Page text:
After taking care of Newell Creek Canyon for more than a decade, Adam Stellmacher can give two radically different tours of the forest that unfurls along the eastern edge of Oregon City. He'll show you a majestic grove of Western red cedar trees, tell tales of coyotes and deer and herons, lead you down a zig-zagging trail to a stream he affectionately named Tumble Creek. But he can't ignore the overturned shopping carts, fast food wrappers and beer cans, tents, smoldering rings of fire, the unauthorized trails he closes only to find a new one built 10 feet away.
This year, the region is invited to help reconcile these dueling versions of Newell Creek – to transform it from a natural area with a lot of potential and a lot of problems into a beloved destination. "Nobody knows about this place. That's what keeps me going," says Stellmacher, Metro's lead natural resource technician. "This is really a showcase place, and it's a great story."
Newell Creek Canyon has a readymade audience, surrounded by Oregon City neighborhoods and Clackamas Community College. But it's easy to miss the natural area as you drive down Beavercreek Road, a busy suburban thoroughfare where you can get an oil change, a tattoo or a workout. Behind businesses, the land slopes toward Newell Creek; fir and maple trees rise toward the sky.
"Wherever you approach Oregon City from, you don't see it until you're almost on top of it because there are a lot of trees and neighborhoods. It's pretty well disguised," says Oregon City Mayor Doug Neeley. "So the opportunities abound in the urban forest."
Determined to prevent development that could damage the watershed, neighbors helped campaign for Metro's 1995 bond measure to protect nature across the Portland metropolitan area. Sha Spady walked door to door with her 135-pound Rottweiler-German shepherd mix toting a "vote yes" placard, and helped install a solar-paneled sign along Oregon 213. As cars sped by at night, "Save Newell Creek Canyon" beamed from the dark forest.
The bond measure passed, and Metro swiftly began buying land. "This was really Metro coming in to save the day," says Spady, who lives along the canyon on a farm her family bought during the 1940s. "But Metro saved the day because citizens of Oregon City and Clackamas County rallied to get the votes and the support to pass the bond measure."
Over the course of two bond measures and nearly two decades, Metro's Newell Creek Canyon natural area expanded to 215 acres. It features some of the region's most spectacular wildlife. On one dark, still night years ago , a cougar ran up to Spady. During a tour, red-legged frogs appeared as if on cue. And, one morning, sunlight bathed a white downy owl perched on a tree stump, calling for its mother as Spady watched in awe.
Wildlife will only multiply as the habitat gets healthier. The Greater Oregon City Watershed Council launched a major restoration project in 2012, in partnership with Oregon City, Metro, private landowners and the Clackamas County Soil and Water Conservation District. This spring, they'll finish their work to control invasive plants and replace them with species that belong in a Pacific Northwest forest. People don't realize what a treasure they have at Newell Creek Canyon, says Rita Baker, coordinator of the watershed council. "When you drive up 213, you see, ‘Oh, look at all the pretty trees.' But you don't really understand that, at the bottom, is a creek."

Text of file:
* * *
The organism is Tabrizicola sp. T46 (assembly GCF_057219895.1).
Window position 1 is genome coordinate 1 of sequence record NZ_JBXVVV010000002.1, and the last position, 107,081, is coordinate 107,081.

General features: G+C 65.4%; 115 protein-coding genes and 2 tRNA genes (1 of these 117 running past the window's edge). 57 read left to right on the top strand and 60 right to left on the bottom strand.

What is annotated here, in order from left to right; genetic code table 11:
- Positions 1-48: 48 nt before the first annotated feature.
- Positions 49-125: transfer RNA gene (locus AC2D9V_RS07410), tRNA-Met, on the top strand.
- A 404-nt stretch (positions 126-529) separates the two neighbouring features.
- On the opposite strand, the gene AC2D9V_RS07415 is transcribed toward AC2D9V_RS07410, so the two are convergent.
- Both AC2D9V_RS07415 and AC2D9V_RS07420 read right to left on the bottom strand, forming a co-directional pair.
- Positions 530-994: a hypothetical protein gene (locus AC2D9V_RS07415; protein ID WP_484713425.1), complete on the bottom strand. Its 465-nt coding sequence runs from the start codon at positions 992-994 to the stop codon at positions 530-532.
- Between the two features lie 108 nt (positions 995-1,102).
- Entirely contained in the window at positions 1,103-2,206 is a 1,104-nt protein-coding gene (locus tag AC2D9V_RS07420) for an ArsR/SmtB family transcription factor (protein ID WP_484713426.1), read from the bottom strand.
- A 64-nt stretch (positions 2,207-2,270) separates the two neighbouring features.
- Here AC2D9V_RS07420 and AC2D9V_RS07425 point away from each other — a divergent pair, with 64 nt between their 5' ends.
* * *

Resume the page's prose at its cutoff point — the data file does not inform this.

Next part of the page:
Restoring the canyon will require a close look at the human environment, too. Like many urban natural areas, Newell Creek provides an outlet valve for the community's transient population – and the camping, litter and habitat impacts that come along with homelessness. Stellmacher and his Metro teammates work with local police and social service agencies to move campers. They helped one couple transition to an apartment after living in the forest for more than a decade. But for every success story, problems accumulate: during a single volunteer work day, 35 shopping carts were hauled out of the canyon.
Without resources to plan the future of Newell Creek Canyon, Metro did its best to respond to problems day-to-day. "The thing is, you've got to be persistent," Stellmacher says. "You've got to stay with it."
The possibilities changed last year, when voters approved a levy to help care for regional parks and natural areas – and improve them not only for wildlife habitat and water quality, but also for visitors. Newell Creek Canyon is one of the most significant projects underway. During the next year, Metro will engage the community in a long-term vision: What activities should be allowed? What would make you feel safe here? How can we protect the forest while allowing people to explore it?
It's important to find a balance, says neighbor William Gifford, who walks in the canyon daily. "By putting the trails in, you bring more people in that can destroy things. The flipside is, if you don't bring people down there, they don't know what it is they're protecting."
After a plan comes together, Metro will invest in the ingredients to carry it out. But even with new trails, signs or native plants, Newell Creek Canyon will never be "done." Like all natural areas, Spady says, it will change over time.
"The biggest legacy we could leave after 25 years is, we've done nothing except provided the opportunity to heal," she says. "And this is what it looks like."